Out of 215 contestants, we placed 8th in the Cats and Dogs competition at Kaggle. The top ten finish gave us the master badge. The competition was about discerning the animals in images and here’s how we did it.
We extracted the features using pre-trained deep convolutional networks, specifically decaf and OverFeat. Then we trained some classifiers on these features. The whole thing was inspired by Kyle Kastner’s decaf + pylearn2 combo and we expanded this idea. The classifiers were linear models from scikit-learn and a neural network from Pylearn2. At the end we created a voting ensemble of the individual models.
We touched on OverFeat in Classifying images with a pre-trained deep network. A better way to use it in this competition’s context is to extract the features from the layer before the classifier, as Pierre Sermanet suggested in the comments.
Concretely, in the larger OverFeat model (
-l) layer 24 is the softmax, at least in the version we’d been using, which seems to be 3.2. You can see that by extracting features from this layer: they are 1000-dimensional, and that’s the number of ImageNet classes:
$ cd data $ path/to/overfeat -l -L 24 train/cat.1.jpg | head -1 1000 1 1
By the way, the meaning of “layer” here is not the usual one, because an OverFeat layer refers to things like non-linear activation too. For example, layer 23 is a rectifier activation. You can see this by comparing features from layer 22 and 23. The latter differ from the former only by replacing negative values with zero:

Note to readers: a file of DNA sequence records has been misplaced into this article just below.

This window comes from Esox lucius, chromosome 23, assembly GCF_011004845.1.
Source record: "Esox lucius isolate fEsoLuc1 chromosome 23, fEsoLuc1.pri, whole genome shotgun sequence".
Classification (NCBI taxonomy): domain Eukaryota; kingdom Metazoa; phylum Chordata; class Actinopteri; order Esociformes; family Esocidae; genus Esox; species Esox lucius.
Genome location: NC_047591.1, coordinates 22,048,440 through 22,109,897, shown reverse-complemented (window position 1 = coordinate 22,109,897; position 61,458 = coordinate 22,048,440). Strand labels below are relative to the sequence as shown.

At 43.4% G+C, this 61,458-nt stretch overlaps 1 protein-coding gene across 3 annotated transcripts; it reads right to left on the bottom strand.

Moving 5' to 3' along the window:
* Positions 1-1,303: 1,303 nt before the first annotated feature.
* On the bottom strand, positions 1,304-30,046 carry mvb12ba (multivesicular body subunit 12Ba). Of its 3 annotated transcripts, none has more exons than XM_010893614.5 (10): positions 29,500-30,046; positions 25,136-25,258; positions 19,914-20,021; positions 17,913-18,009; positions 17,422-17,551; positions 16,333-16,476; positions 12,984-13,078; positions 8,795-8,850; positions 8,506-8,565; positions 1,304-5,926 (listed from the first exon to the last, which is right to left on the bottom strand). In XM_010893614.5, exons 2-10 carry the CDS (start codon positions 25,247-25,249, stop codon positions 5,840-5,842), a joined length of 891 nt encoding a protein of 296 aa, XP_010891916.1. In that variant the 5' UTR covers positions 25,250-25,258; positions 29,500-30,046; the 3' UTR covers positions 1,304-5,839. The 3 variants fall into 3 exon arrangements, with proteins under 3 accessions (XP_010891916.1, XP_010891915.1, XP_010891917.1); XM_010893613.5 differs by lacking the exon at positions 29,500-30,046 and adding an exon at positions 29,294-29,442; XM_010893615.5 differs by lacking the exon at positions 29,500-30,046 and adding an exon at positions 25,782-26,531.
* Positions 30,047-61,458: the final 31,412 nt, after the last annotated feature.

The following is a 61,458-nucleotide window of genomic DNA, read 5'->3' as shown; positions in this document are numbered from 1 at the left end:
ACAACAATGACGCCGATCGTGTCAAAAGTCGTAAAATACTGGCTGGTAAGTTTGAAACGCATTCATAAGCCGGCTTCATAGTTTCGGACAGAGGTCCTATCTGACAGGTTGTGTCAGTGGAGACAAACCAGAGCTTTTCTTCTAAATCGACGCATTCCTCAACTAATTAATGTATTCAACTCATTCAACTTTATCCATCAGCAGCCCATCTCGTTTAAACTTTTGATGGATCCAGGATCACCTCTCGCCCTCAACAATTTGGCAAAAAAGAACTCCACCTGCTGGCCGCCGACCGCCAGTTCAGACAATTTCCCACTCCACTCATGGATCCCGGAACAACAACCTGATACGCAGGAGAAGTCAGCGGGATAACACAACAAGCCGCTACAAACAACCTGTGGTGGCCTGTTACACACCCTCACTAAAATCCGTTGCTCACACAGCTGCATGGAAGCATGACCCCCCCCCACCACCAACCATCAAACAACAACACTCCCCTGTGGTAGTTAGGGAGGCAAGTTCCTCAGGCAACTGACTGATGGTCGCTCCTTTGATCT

$ overfeat -l -L 22 train/cat.1.jpg 4096 1 1 -0.800539 -1.8362 -0.567662 -5.75431 -3.17502 -1.92718 -2.15222 -1.94303 0.6074 -4.51182 (...) $ overfeat -l -L 23 train/cat.1.jpg 4096 1 1 0 0 0 0 0 0 0 0 0.6074 0 (...)
The same goes to layers 20 and 21. We extracted the features from layer 22 and 20. Both were good. The layers below 20 produce bigger windows and we didn’t try them.
OverFeat is able to handle images of different shapes and size. The number of features, or more accurately, feature maps is set in the model, but the dimensionality of the maps (windows) depends on image shape. The top layers will yield 1x1 windows for square images, 1xn windows for “horizontal” images and nx1 windows for “vertical” images:
$ cd overfeat $ ./bin/linux/overfeat -l -L 22 samples/bee.jpg | head -1 4096 1 4 $ ./bin/linux/overfeat -l -L 22 samples/stairs.jpg | head -1 4096 4 1
This begs the question of how to use the features from non-square images. One solution would be to crop the images square to get 1x1 features. Another, better one, is to take the max value from each window as a feature. This is what convolutional networks do in pooling layers and it’s called max-pooling. One way to implement it in Numpy:
# after reading dims from the file's first line... data = np.loadtxt( f, skiprows = 1 ) data = np.reshape( data, dims ) # 1D to 3D data = np.amax( np.amax( data, 1 ), 1 ) # max over columns and rows
After max-pooling you get 4096 scalar features for each image.